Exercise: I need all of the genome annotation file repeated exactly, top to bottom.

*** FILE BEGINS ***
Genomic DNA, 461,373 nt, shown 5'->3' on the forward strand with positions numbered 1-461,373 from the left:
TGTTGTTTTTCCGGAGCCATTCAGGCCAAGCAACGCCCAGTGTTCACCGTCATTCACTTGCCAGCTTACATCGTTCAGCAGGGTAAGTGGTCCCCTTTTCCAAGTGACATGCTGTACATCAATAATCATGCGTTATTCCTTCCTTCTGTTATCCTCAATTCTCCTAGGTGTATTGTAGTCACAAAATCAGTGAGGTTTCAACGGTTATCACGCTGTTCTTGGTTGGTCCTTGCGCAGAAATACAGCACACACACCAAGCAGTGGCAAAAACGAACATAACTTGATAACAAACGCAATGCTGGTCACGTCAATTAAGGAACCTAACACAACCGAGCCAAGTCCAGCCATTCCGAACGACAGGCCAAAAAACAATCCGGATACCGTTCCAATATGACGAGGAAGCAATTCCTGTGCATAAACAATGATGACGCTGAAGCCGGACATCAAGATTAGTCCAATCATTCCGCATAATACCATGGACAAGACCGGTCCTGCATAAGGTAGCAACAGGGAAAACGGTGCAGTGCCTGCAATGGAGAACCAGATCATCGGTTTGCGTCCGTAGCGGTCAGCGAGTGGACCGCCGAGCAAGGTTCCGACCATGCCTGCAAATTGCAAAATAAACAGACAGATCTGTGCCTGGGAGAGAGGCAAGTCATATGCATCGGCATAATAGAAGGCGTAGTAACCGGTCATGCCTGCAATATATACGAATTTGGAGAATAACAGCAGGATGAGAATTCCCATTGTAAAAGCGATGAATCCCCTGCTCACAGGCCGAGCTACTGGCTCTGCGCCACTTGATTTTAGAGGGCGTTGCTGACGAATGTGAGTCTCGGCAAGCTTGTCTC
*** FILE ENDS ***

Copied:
Genomic DNA, 461,373 nt, shown 5'->3' on the forward strand with positions numbered 1-461,373 from the left:
TGTTGTTTTTCCGGAGCCATTCAGGCCAAGCAACGCCCAGTGTTCACCGTCATTCACTTGCCAGCTTACATCGTTCAGCAGGGTAAGTGGTCCCCTTTTCCAAGTGACATGCTGTACATCAATAATCATGCGTTATTCCTTCCTTCTGTTATCCTCAATTCTCCTAGGTGTATTGTAGTCACAAAATCAGTGAGGTTTCAACGGTTATCACGCTGTTCTTGGTTGGTCCTTGCGCAGAAATACAGCACACACACCAAGCAGTGGCAAAAACGAACATAACTTGATAACAAACGCAATGCTGGTCACGTCAATTAAGGAACCTAACACAACCGAGCCAAGTCCAGCCATTCCGAACGACAGGCCAAAAAACAATCCGGATACCGTTCCAATATGACGAGGAAGCAATTCCTGTGCATAAACAATGATGACGCTGAAGCCGGACATCAAGATTAGTCCAATCATTCCGCATAATACCATGGACAAGACCGGTCCTGCATAAGGTAGCAACAGGGAAAACGGTGCAGTGCCTGCAATGGAGAACCAGATCATCGGTTTGCGTCCGTAGCGGTCAGCGAGTGGACCGCCGAGCAAGGTTCCGACCATGCCTGCAAATTGCAAAATAAACAGACAGATCTGTGCCTGGGAGAGAGGCAAGTCATATGCATCGGCATAATAGAAGGCGTAGTAACCGGTCATGCCTGCAATATATACGAATTTGGAGAATAACAGCAGGATGAGAATTCCCATTGTAAAAGCGATGAATCCCCTGCTCACAGGCCGAGCTACTGGCTCTGCGCCACTTGATTTTAGAGGGCGTTGCTGACGAATGTGAGTCTCGGCAAGCTTGTCTC